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The Low Carbon Economy Ltd

17 Feb 2009 05:02:04

UK backs manure energy plan

UK backs manure energy plan
The UK government is considering an anaerobic digestion (AD) plan to create energy from organic farming waste.

Speaking at the annual National Farmers Union (NFU) Conference, environment minister Jane Kennedy pledged support for new AD developments.

The MP said that the Department for Environment Food and Rural Affairs (Defra) is looking at ways to use agricultural manure and silage to generate power.

A biogas task group will be set up to establish AD progress and will draw upon previous NFU goals to create 1,000 farm-based biogas plants by 2020 to process silage, manure and slurry.

The news has been welcomed by the NFU's renewable energy adviser Dr Jonathan Scurlock who said it could see 4.5 per cent of the UK's renewable energy produced on farms by 2020.

He said: "The NFU has been instrumental in working with Defra on these plans to boost the UK's capability for anaerobic digestion."

"This vision for agriculture and waste management is a step in the right direction," Dr Scurlock added.

Defra has also used the NFU Conference to call on farmers to consider new ways of building on the environmental benefits of the "set-aside" scheme which was abolished last year.



Discussion Thread  

A Tao wrote:

17 Feb 2009

Once again DEFRA are behind the times and miss the point.
Sure, manure and slurry are great as part of the feed stock for digesters but ideally they would use 15% animal wate and 85% plant or food waste. Since, economically, it isnt "worth" investing in anything but the best then livestock farms woulod have to export all thier waste or import 5 times that amount of plant matter/ food waste. Niether export nor import are acceptable since farms are as busy as can be already and the existing infrastrucure would not be able to cope with the extra traffic.

What Dr. Scurlock nees to address is implementation of digesters that accept an unbalanced feed.
There also needs to be considerable investigation into the nutritional effects of AD regarding fertilizer and biodynamic qualities of the material output.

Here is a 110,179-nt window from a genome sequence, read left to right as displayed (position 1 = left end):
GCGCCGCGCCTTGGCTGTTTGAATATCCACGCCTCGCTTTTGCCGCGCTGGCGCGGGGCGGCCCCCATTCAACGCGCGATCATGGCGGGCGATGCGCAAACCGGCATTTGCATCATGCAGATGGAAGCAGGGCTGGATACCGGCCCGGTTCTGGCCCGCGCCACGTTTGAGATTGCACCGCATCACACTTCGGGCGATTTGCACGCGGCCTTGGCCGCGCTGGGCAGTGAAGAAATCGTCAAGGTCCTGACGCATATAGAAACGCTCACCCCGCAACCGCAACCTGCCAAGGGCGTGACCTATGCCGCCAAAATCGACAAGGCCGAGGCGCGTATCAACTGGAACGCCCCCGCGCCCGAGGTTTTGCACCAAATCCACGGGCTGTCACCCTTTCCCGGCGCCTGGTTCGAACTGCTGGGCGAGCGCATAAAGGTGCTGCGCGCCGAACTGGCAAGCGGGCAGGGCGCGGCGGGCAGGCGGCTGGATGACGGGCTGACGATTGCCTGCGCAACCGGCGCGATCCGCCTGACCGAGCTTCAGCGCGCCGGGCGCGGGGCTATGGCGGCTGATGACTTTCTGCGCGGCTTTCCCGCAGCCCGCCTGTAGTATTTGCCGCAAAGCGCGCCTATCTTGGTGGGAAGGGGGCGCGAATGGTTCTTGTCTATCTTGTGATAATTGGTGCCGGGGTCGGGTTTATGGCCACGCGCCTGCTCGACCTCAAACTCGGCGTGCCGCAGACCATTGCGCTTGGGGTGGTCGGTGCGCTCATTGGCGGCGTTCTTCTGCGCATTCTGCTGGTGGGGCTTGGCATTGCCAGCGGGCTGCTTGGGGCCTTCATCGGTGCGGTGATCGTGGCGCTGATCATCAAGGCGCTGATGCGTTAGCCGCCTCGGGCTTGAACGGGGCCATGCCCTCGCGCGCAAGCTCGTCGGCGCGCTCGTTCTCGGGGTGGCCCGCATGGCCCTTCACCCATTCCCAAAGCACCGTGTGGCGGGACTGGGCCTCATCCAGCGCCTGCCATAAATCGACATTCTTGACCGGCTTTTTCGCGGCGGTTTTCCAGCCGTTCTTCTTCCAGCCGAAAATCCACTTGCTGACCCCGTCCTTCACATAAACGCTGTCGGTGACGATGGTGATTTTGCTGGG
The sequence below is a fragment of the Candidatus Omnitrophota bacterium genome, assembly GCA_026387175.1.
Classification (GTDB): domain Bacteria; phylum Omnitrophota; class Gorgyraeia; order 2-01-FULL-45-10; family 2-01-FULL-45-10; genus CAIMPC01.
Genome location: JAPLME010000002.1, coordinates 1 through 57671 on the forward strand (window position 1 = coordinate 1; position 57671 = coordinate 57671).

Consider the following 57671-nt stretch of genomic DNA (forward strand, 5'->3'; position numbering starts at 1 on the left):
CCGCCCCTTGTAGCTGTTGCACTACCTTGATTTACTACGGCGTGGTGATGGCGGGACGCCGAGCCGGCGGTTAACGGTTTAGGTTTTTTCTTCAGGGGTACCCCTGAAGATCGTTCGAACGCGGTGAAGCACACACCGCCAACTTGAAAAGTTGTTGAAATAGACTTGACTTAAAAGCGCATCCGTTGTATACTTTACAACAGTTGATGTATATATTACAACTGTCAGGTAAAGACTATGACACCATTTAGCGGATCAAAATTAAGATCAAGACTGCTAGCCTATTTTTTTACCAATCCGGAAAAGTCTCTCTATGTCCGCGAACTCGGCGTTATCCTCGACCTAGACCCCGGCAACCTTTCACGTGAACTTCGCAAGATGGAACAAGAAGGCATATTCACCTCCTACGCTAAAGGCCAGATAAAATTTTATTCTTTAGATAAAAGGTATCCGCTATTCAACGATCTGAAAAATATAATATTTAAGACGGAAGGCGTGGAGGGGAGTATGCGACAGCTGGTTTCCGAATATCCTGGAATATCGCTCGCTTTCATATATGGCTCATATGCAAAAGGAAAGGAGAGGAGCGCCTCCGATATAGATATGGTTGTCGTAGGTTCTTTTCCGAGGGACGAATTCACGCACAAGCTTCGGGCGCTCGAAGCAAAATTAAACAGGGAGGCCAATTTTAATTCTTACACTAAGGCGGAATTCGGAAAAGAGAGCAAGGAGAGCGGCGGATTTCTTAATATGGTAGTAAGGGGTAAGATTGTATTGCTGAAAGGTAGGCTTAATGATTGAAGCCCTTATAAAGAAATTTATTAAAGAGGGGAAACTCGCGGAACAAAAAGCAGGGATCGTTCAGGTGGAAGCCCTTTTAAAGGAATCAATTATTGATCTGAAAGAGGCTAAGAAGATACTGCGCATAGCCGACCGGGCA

20 Feb 2009

Hello Tao,

I think you are being hard on Defra for this one. They are pushing for widespread adoption of anaerobic digestion which should be commended as a strong move. Anaerobic digestion is a valuable technology which offers renewable domestic energy source whilst dealing with the problems of climate change.

I agree there are definately benefits to the co-digestion of food waste along with slurries. Co-digestion of energy crops is also a viable alternative to food waste. Transportation costs vs dewatering and nitrates should also be considered when determining whether AD is the right technology for a given source of manure.

There have been many studies into the nutritional effects of digestate as a fertiliser. The BSI PAS 110 is currently in draft format and seeking sign-off from the EU. This in turn follows on from the widely adopted German RAL-256 standard. Digestate offers an excellent alternative to chemical fertilisers.

Alex Marshall

23 Feb 2009

The National Grid are considering Biogas, anaerobic digestion has been around for years, see whose technical director runs his house on grass digestion, in 1955 there were about 55,000 digesters on Indian farms, a pig farm near Birmingham operated with one, including for all swill boiling

Given below are a number of websites which give considerable information on the whole subject

Discussion Thread  


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